FIG. 4B is a schematic view of the bevel etch chamber 400 where the switch 448 is closed causing the first conductive ring 424 and the liner 444 to be grounded, while the second conductive ring 432 is also grounded. This causes a decrease in the confinement of the plasma 484 and a lower plasma density in the region between the first conductive ring 424 and the second conductive ring 432, because the plasma is spread over a larger volume. This decreased plasma confinement provides a slower bevel cleaning with higher selectivity towards the photoresist. It is believed that the lower density plasma reduces the density of fluorine so that the silicon oxide is etched less. It was unexpectedly found that the photoresist cleaning is not as significantly reduced, thus providing a more selective cleaning.

In other embodiments, the bevel cleaning gas may be at least one of CO2, CO, CxHy, H2, NH3, CxHyFz, or a combination thereof. The pressure may be maintained at 500 mTorr-10 Torr. More preferably, the pressure for cleaning the bevel edge is between 100 mT-10 T. 100 to 2000 Watts of power are supplied to the plasma processing chamber at about 2-27 MHz. In one embodiment of a recipe, 5-3000 sccm of cleaning gas may be used at a temperature of 20 C. for longer than 5 seconds.

In other embodiments, the liner is part of the chamber wall. In another embodiment, the liner is electrically connected to the second conductive ring, but not the first conductive ring and the first conductive ring is grounded. In another embodiment, the liner is electrically connected to both the first and second conductive rings. In another embodiment, the liner is connected to neither conductive ring. In another embodiment, the liner is parallel to the chamber wall.

In another embodiment, the wafer support is of a dielectric material, and the RF power source is electrically connected to the wafer through another means, such as a direct electrical connection between the power source and the wafer. The wafer acts as an electrode.

In some processes, it is desirable to remove both the polymer and another dielectric, such as silicon oxide, silicon nitride, or a low-k dielectric, with a selectivity of 1:1. In other processes, it is desirable to selectively remove the polymer while not removing the silicon oxide, with a selectivity as high as 100:1. Others may want a selectivity in between. Such processes may want to tune the selectivity or the rate of cleaning. The described apparatus allows for such selection. The use of a variable resistor for the switch 148 allows for a more continuous selection than a switch, which has only an open and closed position. Using a variable duty cycle of open and closed may provide more variation for an open or closed switch.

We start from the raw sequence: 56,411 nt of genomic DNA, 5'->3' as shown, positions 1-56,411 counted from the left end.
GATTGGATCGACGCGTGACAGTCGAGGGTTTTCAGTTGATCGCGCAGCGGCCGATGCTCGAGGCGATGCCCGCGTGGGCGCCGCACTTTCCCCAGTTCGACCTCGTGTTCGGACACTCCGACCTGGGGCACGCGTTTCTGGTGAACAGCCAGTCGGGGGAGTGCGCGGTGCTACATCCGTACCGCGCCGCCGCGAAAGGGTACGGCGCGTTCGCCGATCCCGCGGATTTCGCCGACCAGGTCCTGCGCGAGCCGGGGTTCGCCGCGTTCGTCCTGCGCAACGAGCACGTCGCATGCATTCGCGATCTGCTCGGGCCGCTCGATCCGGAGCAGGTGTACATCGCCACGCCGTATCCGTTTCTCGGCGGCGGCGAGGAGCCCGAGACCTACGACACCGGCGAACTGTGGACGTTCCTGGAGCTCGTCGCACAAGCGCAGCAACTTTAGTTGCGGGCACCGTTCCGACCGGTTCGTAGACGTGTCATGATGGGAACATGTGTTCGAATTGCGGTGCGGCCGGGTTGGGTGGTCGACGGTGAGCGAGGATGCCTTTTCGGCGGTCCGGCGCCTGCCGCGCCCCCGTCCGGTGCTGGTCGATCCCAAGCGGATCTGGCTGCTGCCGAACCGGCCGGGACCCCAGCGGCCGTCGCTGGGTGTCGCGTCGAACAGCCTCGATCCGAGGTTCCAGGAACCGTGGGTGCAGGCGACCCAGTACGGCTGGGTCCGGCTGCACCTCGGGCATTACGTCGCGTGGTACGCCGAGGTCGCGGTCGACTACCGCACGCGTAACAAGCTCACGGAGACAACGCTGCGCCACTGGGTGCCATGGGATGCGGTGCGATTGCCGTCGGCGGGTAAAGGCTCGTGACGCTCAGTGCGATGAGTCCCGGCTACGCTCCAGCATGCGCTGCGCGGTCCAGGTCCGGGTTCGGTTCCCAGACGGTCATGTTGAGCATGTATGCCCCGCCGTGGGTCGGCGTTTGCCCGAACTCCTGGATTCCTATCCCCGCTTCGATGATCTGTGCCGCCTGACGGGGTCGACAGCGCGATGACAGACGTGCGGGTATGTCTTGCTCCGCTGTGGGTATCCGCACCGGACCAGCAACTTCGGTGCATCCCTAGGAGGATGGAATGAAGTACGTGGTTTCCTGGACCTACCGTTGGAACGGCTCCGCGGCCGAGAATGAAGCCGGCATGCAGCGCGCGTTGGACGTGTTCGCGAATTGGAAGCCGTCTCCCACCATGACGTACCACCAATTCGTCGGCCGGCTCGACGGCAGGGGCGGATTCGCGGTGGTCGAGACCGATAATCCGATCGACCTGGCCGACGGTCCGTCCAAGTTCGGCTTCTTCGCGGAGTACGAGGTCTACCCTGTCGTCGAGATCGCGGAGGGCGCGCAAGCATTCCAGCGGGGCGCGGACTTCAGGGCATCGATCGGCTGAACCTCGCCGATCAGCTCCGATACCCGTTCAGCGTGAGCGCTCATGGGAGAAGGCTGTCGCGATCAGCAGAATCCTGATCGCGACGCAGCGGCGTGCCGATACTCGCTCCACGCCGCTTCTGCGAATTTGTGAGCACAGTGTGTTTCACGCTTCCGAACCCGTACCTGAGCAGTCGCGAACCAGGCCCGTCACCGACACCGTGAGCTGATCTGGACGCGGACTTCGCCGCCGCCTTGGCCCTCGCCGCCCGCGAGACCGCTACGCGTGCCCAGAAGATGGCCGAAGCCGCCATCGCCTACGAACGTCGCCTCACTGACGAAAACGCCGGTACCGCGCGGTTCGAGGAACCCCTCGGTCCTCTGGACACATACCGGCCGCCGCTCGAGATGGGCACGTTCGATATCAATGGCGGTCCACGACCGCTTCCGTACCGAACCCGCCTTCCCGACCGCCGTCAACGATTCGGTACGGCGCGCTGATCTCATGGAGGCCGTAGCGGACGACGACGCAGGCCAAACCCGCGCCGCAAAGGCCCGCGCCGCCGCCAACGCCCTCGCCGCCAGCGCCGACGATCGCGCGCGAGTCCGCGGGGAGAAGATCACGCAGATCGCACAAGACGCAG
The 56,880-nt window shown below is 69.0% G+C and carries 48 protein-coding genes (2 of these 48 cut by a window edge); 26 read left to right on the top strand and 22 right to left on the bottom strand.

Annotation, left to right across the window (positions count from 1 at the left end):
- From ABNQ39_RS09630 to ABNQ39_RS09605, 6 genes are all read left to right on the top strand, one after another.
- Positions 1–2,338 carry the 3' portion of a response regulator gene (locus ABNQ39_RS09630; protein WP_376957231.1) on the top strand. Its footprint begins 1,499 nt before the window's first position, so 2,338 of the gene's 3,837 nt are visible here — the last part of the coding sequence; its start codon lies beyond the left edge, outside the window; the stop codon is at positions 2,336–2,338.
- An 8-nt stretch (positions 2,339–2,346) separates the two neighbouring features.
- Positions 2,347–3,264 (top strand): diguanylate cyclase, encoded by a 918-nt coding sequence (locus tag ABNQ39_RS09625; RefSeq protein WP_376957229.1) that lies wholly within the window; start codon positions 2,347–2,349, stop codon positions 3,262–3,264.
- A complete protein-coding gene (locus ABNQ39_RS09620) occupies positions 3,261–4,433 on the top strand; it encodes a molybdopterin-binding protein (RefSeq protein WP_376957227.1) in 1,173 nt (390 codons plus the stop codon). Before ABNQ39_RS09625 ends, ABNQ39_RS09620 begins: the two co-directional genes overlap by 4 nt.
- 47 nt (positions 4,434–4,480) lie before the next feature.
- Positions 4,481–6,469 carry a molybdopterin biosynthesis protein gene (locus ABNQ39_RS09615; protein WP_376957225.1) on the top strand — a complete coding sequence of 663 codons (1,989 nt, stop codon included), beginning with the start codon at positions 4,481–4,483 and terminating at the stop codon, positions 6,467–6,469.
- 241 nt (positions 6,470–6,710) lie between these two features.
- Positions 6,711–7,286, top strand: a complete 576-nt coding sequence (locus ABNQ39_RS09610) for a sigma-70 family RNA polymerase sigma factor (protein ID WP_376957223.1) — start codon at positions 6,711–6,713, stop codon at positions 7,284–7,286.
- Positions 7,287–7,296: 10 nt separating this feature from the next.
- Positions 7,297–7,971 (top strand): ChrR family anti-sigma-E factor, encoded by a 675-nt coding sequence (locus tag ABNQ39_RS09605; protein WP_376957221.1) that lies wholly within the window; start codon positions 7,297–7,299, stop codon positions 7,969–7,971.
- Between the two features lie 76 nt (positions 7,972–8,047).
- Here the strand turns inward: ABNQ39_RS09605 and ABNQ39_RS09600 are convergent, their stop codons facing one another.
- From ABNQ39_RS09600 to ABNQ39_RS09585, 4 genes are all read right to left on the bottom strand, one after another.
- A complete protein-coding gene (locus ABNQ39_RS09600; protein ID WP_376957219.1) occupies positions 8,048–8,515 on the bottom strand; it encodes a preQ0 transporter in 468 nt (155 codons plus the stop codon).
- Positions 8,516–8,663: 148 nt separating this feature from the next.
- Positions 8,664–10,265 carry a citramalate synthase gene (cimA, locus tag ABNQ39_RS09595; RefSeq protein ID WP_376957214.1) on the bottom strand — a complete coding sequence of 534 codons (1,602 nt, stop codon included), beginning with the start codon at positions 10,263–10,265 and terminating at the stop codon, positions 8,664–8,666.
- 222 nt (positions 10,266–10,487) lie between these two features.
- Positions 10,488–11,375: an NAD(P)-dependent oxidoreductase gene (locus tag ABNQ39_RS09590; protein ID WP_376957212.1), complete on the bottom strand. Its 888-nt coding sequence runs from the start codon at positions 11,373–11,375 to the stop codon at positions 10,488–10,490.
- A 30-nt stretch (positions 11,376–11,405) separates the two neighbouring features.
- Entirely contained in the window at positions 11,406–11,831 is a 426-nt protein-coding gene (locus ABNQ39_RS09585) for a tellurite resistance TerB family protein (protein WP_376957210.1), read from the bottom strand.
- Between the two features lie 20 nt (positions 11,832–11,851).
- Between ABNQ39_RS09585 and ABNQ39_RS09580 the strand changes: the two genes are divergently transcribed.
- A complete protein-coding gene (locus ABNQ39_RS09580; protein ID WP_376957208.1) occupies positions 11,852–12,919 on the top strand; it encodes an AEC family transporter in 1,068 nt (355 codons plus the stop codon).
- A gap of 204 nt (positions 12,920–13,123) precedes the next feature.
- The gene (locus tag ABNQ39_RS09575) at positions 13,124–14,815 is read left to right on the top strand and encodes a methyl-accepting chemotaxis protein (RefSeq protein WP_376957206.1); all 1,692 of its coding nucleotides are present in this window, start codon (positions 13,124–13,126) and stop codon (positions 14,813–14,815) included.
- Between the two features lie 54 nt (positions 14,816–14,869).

In another embodiment, the central cover is of a conductive material and is movable to increase the spacing between the surface of the wafer and the central cover. In such an embodiment the space is increased so that plasma may be maintained between the central cover and the wafer, so that the bevel etch chamber may be used as an etch chamber for etching features.

While this invention has been described in terms of several preferred embodiments, there are alterations, permutations, and various substitute equivalents, which fall within the scope of this invention. It should also be noted that there are many alternative ways of implementing the methods and apparatuses of the present invention. It is therefore intended that the following appended claims be interpreted as including all such alterations, permutations, and various substitute equivalents as fall within the true spirit and scope of the present invention.

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Reference
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Referenced by
Citing PatentFiling datePublication dateApplicantTitle
US20110232566 *Sep 29, 2011Jack ChenMethod and apparatus for shaping a gas profile near bevel edge
Classifications
U.S. Classification156/345.51, 118/715, 156/345.45, 118/728
International ClassificationC23F1/00, H01L21/306, C23C16/00
Cooperative ClassificationH01L21/02087
European ClassificationH01L21/02F12D
Legal Events
DateCodeEventDescription
Feb 9, 2007ASAssignment
Owner name: LAM RESEARCH CORPORATION, CALIFORNIA
Free format text: ASSIGNMENT OF ASSIGNORS INTEREST;ASSIGNORS:KIM, YUNSANG;BAILEY, ANDREW, III;SEXTON, GREG;AND OTHERS;REEL/FRAME:018884/0296
Effective date: 20070207
Sep 21, 2015FPAYFee payment
Year of fee payment: 4